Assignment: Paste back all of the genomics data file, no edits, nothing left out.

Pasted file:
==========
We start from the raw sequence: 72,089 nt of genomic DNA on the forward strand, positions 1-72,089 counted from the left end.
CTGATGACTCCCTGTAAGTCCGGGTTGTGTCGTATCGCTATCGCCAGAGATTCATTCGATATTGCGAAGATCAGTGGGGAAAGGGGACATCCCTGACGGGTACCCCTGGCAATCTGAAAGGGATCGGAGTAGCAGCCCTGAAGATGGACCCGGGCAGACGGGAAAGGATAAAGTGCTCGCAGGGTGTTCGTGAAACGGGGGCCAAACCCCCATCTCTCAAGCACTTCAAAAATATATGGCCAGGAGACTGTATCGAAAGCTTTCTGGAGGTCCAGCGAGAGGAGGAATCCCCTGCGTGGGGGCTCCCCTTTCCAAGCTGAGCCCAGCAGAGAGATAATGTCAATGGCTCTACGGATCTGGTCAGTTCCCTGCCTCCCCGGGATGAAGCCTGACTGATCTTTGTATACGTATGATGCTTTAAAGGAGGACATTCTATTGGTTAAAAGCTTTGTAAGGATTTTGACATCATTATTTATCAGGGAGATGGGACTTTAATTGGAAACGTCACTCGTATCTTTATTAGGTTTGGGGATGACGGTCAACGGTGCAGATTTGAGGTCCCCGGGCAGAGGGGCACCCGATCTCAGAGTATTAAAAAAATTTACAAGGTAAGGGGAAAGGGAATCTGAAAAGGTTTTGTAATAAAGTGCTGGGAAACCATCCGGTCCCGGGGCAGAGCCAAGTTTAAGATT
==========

We start from the raw sequence: 72,089 nt of genomic DNA on the forward strand, positions 1-72,089 counted from the left end.
CTGATGACTCCCTGTAAGTCCGGGTTGTGTCGTATCGCTATCGCCAGAGATTCATTCGATATTGCGAAGATCAGTGGGGAAAGGGGACATCCCTGACGGGTACCCCTGGCAATCTGAAAGGGATCGGAGTAGCAGCCCTGAAGATGGACCCGGGCAGACGGGAAAGGATAAAGTGCTCGCAGGGTGTTCGTGAAACGGGGGCCAAACCCCCATCTCTCAAGCACTTCAAAAATATATGGCCAGGAGACTGTATCGAAAGCTTTCTGGAGGTCCAGCGAGAGGAGGAATCCCCTGCGTGGGGGCTCCCCTTTCCAAGCTGAGCCCAGCAGAGAGATAATGTCAATGGCTCTACGGATCTGGTCAGTTCCCTGCCTCCCCGGGATGAAGCCTGACTGATCTTTGTATACGTATGATGCTTTAAAGGAGGACATTCTATTGGTTAAAAGCTTTGTAAGGATTTTGACATCATTATTTATCAGGGAGATGGGACTTTAATTGGAAACGTCACTCGTATCTTTATTAGGTTTGGGGATGACGGTCAACGGTGCAGATTTGAGGTCCCCGGGCAGAGGGGCACCCGATCTCAGAGTATTAAAAAAATTTACAAGGTAAGGGGAAAGGGAATCTGAAAAGGTTTTGTAATAAAGTGCTGGGAAACCATCCGGTCCCGGGGCAGAGCCAAGTTTAAGATT